Afterwards, a friend was quick to warn me that there were some potentially nasty side effects from ProVigil. In my case it was a splitting headache as they wore off. Other accounts range from reduced effectiveness to hypervigilance. We packed them in our bags for Texas with the agreement that we would only use them once.
Twenty or thirty minutes after dropping the boys at the resupply point, our bow light started to dim. Then it flickered. Then it failed. Obviously we hadn’t removed the bad component at the resupply.
It was dark on the river, with the barest amount of moonlight. We couldn’t fix the light on the river and couldn’t see far enough into the tree lined river banks to find a safe stopping point. So we moved to the middle of the river and kept going.
By this stage the river was wide enough that we could avoid most of the obstacles in the dark. We bounced off a few logs lying in the water and ran into the odd rocky patch. John Bugge had told us the boat was nearly indestructible as long as you hit everything head on. In the darkness, we were putting that to the test.
As our eyes adjusted to the darkness, and the shapes of the water, it became easier to pick out the logs and ripples on the water, making the journey a lot smoother.
Mike said he’d spotted another boat up ahead of us. We could see them as dark shapes against the white riverbanks in their head lights. They were about half a mile in front of us and kept disappearing in the bends of the river. The odd thing was that they seemed to be getting bigger. Not just bigger because they were getting closer, but really big. 10 feet tall big. Suddenly we realised that the boat we were chasing was actually our own shadows being cast ahead of us by the powerful lights on the boat coming up behind us. The closer they got, the bigger the shadows grew. It was the boys again.
About that time we ran headlong into a log jam we hadn’t seen. We hit it hard enough to knock us all forward on our seats. Luckily, it was also shallow so there wasn’t any risk of being washed under or across the log which would be a real problem in the dark. Even luckier… it had knocked the bow light hard enough to make it work again. After that we continued to have occasional problems with the light, but now we knew they could be solved by simply smacking it very hard with a paddle.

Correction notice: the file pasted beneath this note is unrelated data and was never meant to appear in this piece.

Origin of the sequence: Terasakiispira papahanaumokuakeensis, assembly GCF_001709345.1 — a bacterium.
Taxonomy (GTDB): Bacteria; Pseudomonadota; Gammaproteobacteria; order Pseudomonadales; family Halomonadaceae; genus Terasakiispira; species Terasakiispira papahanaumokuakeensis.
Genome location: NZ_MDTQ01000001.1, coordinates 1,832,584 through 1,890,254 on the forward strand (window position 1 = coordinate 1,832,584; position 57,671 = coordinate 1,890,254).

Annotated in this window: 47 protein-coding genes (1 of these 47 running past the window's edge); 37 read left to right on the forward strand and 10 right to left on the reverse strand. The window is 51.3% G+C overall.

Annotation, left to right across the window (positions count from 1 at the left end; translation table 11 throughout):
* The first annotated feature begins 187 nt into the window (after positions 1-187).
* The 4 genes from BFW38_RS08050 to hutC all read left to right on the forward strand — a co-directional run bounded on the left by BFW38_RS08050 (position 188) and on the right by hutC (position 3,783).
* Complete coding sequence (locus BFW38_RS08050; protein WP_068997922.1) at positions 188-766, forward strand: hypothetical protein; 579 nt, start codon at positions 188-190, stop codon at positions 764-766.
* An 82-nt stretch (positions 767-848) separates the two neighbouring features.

…time and distance passes in a blur…
As darkest night gave way to early dawn it was time to start managing our fatigue. Exhaustion was still many hours away. When we had been fitting out the boat, Mike had crafted a foam pad for seat three that would allow somebody to lie flat enough to get some sleep in the boat. If you looked at the set up, it didn’t look possible, but with your lower back on the pad and your shoulders on the seat, it was workable. You just had to be tired enough.
Dave was the first to go back to the sleeper seat. I don’t think he lasted more than 15 minutes before he was up and paddling again. He was stuck between too uncomfortable and guilty about not paddling.
I decided to go next. As I closed my eyes, I was thinking “How the Hell can I sleep while the boat is rolling and Mike is splashing me?”.
I woke up again as the boat clattered off some shallows. Mike said I’d been down for 30-40 minutes. It might not seem like much, but in the context of 22 hours on the go, it was a lot.
Kate couldn’t sleep because it was getting light and Mike decided that he would try later when we were on easier water. For them, later would never come.
The sun rose over a river which was wide and meandering between tree lined banks. There was some current, moving barely faster on the bends than elsewhere on the river. We spent the morning chasing ripples of faster water from one side of the river to the other.
As the temperature rose, the focus turned to resupply points and managing our hydration. Desperate to avoid debilitating cramping, we were going hard on the electrolytes. Dave had sourced an electrolyte supplement which could be added to water. Reading the list of ingredients, it was basically dilute seawater. Dave swore by it and it seemed to be working. It was great until I remembered what the subtle taste reminded me of… drinking water from a glass that has had milk in it without being rinsed… Bleerk! You get a lot of time to think about little things like the taste of your water when all you’re doing is putting your paddle in the water stroke after stroke. Once I’d got the idea of dilute milk in my head, I found it increasingly harder to drink the additive in water.
This is where the team captains supporting us become even more important. When I said I couldn’t drink any more electrolyte mix, they turned up at the next resupply with Gatorade. When we wanted more ice in the jugs, more ice appeared at the next checkpoint. When the temperature soared they turned up with tubesocks full of ice and tied together which we could drape around our necks while we paddled. The highlight of the day was pulling up at a checkpoint to find segments of watermelon waiting for us. Cold, sweet, watermelon!